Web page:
Each year we memorialize the Rev. Dr. Martin Luther King Jr. as a middle-aged man who helped to lead black Americans to the most substantial civil rights gains in this country’s history. Because his portrait is paused in time, it may surprise you to know King would be 92 years old today had he not been assassinated on April 4, 1968.
He would not be an octogenarian, in the 80+ people group to which several of my close friends belong. The Baptist preacher and civil rights leader would be a nonagenarian. Their numbers are growing in the United States. By 2050, the Census Bureau projects, people 90 and over will comprise 10 percent of the population.
These people are worthy of attention this coming Martin Luther King Jr. holiday for two reasons. 1. King would be among them had he lived. 2. The federal holiday in King’s honor is a national service day in which we are encouraged to do something to better our communities.
The seniors age 90+ in our communities are in particular need of service, I believe. A majority of people 90 and over live alone in the community or in nursing homes and report having at least one physical or mental impairment. Physical problems include difficulty hearing, seeing, doing errands, preparing meals, walking, navigating stairs. Eating can be a challenge. Consider that many in this age group have no “natural” teeth.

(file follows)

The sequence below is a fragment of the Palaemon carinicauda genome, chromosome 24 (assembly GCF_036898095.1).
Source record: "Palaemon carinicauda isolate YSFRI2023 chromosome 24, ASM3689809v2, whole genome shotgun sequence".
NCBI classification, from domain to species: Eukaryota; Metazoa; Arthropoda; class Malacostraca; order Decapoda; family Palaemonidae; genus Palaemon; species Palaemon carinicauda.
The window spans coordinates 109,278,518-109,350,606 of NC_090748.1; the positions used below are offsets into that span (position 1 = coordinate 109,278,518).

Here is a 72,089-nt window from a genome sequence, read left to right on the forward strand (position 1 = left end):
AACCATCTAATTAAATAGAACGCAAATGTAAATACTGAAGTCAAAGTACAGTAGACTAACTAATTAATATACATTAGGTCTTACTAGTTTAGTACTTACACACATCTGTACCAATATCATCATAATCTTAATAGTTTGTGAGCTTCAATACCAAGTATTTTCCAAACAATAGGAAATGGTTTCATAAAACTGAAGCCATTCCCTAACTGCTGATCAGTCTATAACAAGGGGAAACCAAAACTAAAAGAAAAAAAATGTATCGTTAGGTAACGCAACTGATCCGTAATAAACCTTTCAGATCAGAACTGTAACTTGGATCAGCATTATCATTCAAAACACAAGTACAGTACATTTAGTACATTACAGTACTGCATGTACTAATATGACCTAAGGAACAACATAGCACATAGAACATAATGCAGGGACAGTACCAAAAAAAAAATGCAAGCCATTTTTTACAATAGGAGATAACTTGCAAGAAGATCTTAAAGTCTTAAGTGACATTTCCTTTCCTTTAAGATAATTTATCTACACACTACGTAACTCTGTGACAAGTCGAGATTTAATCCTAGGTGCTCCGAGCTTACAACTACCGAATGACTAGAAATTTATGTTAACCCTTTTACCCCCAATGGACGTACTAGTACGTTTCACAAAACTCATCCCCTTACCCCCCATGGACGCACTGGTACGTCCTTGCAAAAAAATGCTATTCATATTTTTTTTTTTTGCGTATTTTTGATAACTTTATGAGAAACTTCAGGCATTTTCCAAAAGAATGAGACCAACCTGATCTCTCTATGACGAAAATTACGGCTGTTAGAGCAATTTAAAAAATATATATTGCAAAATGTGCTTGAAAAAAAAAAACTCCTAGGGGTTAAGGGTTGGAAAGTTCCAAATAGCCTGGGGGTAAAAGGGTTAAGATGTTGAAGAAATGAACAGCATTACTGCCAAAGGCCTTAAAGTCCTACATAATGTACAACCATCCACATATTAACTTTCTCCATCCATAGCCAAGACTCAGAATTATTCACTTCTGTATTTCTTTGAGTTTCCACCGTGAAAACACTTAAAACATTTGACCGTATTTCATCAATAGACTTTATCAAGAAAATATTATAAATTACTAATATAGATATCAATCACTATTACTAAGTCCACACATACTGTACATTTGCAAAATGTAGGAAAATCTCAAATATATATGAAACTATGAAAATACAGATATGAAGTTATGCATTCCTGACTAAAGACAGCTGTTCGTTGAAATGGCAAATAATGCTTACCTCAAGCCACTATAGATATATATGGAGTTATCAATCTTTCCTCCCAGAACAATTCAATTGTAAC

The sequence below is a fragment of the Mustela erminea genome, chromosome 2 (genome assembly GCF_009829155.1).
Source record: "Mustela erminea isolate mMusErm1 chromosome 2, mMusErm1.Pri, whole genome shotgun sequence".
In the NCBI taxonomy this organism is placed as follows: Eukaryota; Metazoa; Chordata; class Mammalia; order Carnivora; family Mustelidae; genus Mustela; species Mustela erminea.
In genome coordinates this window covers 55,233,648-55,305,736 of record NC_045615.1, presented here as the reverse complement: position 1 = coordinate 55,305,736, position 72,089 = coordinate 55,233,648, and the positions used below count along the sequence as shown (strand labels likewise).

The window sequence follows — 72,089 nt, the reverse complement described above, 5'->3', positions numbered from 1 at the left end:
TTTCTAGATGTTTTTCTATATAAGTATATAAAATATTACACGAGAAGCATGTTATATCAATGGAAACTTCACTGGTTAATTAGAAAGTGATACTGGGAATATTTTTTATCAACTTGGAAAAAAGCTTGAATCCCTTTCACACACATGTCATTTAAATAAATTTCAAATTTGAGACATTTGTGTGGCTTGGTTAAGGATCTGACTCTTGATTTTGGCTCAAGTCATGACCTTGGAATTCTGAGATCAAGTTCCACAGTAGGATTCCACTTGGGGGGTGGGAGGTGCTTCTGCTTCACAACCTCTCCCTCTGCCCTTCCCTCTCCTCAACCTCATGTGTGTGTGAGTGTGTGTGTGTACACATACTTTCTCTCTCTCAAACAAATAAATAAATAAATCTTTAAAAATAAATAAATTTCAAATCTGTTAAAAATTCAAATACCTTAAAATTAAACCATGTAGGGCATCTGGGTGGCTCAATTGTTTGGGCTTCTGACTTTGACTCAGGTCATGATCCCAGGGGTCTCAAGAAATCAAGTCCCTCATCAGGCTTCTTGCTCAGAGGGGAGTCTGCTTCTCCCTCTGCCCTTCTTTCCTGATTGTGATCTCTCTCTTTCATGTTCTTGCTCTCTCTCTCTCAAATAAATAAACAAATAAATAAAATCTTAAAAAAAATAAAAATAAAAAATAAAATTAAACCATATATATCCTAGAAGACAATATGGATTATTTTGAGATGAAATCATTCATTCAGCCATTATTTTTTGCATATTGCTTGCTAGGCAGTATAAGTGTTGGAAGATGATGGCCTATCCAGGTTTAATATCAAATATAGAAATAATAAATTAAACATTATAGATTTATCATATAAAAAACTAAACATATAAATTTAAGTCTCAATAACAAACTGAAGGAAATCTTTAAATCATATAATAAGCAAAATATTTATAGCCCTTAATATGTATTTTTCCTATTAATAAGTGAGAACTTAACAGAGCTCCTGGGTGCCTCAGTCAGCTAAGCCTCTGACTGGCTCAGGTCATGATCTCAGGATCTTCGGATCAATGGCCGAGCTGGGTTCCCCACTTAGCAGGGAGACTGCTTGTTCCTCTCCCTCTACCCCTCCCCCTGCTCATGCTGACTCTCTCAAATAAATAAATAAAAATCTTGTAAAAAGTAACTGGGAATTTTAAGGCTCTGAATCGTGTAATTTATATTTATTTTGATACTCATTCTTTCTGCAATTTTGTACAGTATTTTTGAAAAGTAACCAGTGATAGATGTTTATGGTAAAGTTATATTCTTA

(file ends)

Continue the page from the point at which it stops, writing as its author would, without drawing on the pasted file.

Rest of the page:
If you’ve ever spent time in a nursing home, even before the COVID-19 pandemic, you know these often are dreary places despite the efforts of cheery activity directors and volunteers.
- Imagine nursing homes and assisted living facilities in the age of COVID quarantine and the need to isolate older adults to protect their health.
- Imagine these sometimes frail people living alone in their homes or apartments, many of them having buried all their close friends and many relatives, unable to have people near for fear it could be a death sentence.
- Imagine feeling abandoned, unable to fully understand what is happening in the world due to dementia, Alzheimer’s or some other cognitive disorder.
No need to imagine. This is the reality of people in our own suburban neighborhoods, maybe down the hall in our own building, in our own church.
Do we see them? Are they even on our radar?
Isolation is not good for people. God said of Adam, all by himself in the beautiful garden of Eden, “It is not good for man to be alone.” Genesis 2:18(a)
The world is a dark place, especially so when we are alone and vulnerable. The world champions youth, strength, usefulness. In contrast, Christ faithfully loves His people to the end, though we may be bent, spent and have nothing to offer.
“Even to your old age and gray hairs, I am He, I am He who will sustain you. I have made you and I will carry you. I will sustain you and I will rescue you.” Isaiah 46:4
Christ-followers are called to be the light of the world. We need no official holiday to do good. Christ has given us a mandate to “Love one another” John 13:34 and “Love your neighbor as yourself…” Mark 12:31
Our oldest neighbors especially need our loving presence and caring service at this difficult time in our world: a hot meal, a ride to the pharmacy, a phone call, a warm smile on the other side of the screen door.
“So then, as we have opportunity, let us do good to everyone, and especially to those who are of the household of faith.” Galatians 6:10